Swappa Local gives Austinites new way to sell old tech

(Courtesy of Swappa Local)

A new service is giving Austinites a new way to sell their old tech.

Swappa Local launched in June with the goal of transforming the experience of buying and selling consumer electronics. 

The service, available currently in Austin; Dallas-Fort Worth; Kansas City, Mo.; Atlanta; Minneapolis-St. Paul; Orange County, Calif.; Las Vegas; St. Louis; and Raleigh-Durham, N.C., has a thorough review process for screening devices before they're made available to buyers.

"Being sold a blacklisted phone wasn't worth the high speed chase that almost happened, but it was the motivation to create a better, safer marketplace," founder and CEO Ben Edwards said. "Our focus on safety is personal to me, having been ripped off using competitor sites."

All listings on Swappa are reviewed and must be approved before they can be viewed or sold on the site. For example, Swappa requires sellers to provide serial or IMEI numbers for all phones to be sold on the site to ensure the phone was not lost or stolen.

Sellers are also required to submit a verification photo of the device along with a hand-written unique code. Stock photos are not accepted to ensure the seller actually has the product they're trying to sell.

"We like to say Swappa is a human-powered site because a real person reviews each listing," Edwards said. "The goal is to weed out any potentially problematic devices and/or sellers before ever encountered by potential buyers."

Swappa requires all items listed to be fully functional and "newish" as part of their "no junk" policy. The device can have normal wear and tear, but should be ready for use by the buyer.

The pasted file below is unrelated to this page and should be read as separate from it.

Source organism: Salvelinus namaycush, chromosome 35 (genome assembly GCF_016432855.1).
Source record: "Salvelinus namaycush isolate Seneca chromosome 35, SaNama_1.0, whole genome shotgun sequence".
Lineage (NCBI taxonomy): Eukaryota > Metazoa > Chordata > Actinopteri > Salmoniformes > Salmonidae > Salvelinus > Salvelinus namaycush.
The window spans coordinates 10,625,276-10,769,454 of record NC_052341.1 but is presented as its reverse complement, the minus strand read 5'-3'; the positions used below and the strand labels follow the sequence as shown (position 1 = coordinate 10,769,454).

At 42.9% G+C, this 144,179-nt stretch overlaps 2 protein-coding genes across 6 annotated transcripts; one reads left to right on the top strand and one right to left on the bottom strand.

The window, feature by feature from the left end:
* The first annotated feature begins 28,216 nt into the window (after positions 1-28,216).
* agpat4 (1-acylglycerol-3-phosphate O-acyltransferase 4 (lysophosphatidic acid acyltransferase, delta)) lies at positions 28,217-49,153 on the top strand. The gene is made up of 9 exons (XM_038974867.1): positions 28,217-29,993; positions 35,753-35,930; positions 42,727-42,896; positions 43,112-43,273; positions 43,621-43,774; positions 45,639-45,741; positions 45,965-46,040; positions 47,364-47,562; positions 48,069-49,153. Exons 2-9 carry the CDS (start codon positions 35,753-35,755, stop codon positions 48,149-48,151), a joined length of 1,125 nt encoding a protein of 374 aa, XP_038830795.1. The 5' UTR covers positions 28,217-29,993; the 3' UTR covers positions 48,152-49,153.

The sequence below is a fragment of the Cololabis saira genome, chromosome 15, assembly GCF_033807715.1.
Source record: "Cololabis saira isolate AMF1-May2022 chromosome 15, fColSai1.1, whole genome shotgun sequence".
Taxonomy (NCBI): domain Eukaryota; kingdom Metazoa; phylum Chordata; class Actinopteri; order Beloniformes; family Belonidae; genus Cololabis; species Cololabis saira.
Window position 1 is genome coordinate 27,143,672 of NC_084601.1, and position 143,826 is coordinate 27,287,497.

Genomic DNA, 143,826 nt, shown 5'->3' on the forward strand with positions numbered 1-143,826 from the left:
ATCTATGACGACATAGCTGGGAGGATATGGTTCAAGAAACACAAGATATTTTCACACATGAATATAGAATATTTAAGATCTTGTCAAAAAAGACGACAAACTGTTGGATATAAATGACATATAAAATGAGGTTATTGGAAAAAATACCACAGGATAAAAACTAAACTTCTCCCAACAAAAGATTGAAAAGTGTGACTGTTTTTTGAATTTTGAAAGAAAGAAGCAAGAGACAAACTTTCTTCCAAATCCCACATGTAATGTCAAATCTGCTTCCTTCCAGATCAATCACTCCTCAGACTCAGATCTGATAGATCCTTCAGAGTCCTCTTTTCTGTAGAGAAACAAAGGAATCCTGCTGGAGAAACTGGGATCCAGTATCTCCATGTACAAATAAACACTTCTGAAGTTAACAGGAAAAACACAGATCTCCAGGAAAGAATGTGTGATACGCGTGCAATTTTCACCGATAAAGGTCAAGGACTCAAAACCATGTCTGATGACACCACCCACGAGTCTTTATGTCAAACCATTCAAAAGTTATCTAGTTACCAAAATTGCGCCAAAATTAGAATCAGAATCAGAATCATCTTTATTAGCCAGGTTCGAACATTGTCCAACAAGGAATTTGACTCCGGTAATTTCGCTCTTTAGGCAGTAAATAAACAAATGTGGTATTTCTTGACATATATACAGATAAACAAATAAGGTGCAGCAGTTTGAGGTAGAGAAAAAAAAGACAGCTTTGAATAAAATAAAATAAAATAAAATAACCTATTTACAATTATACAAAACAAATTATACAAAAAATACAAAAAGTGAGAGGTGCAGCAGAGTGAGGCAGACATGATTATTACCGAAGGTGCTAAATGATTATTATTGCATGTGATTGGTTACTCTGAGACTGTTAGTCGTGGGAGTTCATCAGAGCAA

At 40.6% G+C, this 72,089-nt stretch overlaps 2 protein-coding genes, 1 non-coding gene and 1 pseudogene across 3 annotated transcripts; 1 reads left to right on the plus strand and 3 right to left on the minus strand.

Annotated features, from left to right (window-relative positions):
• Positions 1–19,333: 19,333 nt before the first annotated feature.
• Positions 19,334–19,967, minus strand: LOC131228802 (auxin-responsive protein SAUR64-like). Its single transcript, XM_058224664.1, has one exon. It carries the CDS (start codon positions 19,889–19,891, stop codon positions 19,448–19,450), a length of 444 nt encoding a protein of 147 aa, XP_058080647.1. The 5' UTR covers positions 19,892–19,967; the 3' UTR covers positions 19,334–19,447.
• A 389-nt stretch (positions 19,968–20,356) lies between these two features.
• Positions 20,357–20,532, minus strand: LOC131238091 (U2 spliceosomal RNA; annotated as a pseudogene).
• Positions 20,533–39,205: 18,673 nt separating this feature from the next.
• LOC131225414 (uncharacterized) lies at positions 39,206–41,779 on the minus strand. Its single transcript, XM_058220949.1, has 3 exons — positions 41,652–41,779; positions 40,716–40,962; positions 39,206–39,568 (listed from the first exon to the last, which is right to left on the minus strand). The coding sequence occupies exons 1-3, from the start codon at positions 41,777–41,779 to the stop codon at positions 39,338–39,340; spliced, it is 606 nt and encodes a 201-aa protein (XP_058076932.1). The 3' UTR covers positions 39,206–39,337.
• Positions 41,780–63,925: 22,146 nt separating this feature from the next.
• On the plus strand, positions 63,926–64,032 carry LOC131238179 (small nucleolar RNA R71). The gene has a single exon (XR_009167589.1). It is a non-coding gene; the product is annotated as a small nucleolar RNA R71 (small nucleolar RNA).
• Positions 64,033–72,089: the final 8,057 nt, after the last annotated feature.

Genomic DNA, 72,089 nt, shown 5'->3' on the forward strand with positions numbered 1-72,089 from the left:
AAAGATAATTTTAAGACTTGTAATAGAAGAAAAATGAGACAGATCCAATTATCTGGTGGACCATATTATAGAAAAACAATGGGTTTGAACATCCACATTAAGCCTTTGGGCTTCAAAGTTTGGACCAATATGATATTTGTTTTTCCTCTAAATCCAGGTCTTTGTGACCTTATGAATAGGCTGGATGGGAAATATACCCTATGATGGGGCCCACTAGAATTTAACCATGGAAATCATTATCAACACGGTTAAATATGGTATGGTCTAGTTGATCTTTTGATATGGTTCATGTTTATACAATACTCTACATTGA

"Newish means gently used and fully functional, referring to the condition of the device, not the age of the product," Edwards said. "An old iPhone 4 can be sold on Swappa as it still has value to someone as a music player, or dash cam, or first phone for a child, etc."

Once the device is approved and a buyer selects it to purchase, Swappa provides a list of approved recommended "swap spots" for the seller to choose from to meet with the buyer. These spots are public places, including police departments and law enforcement-dedicated areas with full-time surveillance, coffee shops, and cellphone repair stores partnered with Swappa. 

The site does not have an option for sellers to choose a location not already on Swappa's recommended list and Swappa recommends buyer and seller not choose an alternate location.

The buyer pays an upfront deposit for the item and the seller and buyer are connected on a private sale page to complete the sale. The rest of the payment is made in person, usually in cash, after the buyer has a chance to verify and test the device. 

"If the buyer does not accept the device, they should not pay the seller and notify Swappa that they wish to not complete the sale," Edwards said. "The sale fee will be refunded and Swappa staff will investigate the situation to see if any further action needs to be taken against the seller regarding their ability to continue using the site."

Edwards says several factors went into choosing the markets, including where transactions were already happening, where Swappa team members were living, and where they thought the service would be well-received.

"People want and need discounted tech and our goal has always been to connect buyers with gently used, fully functional devices," Edwards said. "Swappa wants our users to trust the tech they buy."

To learn more about Swappa and Swappa Local, visit their website.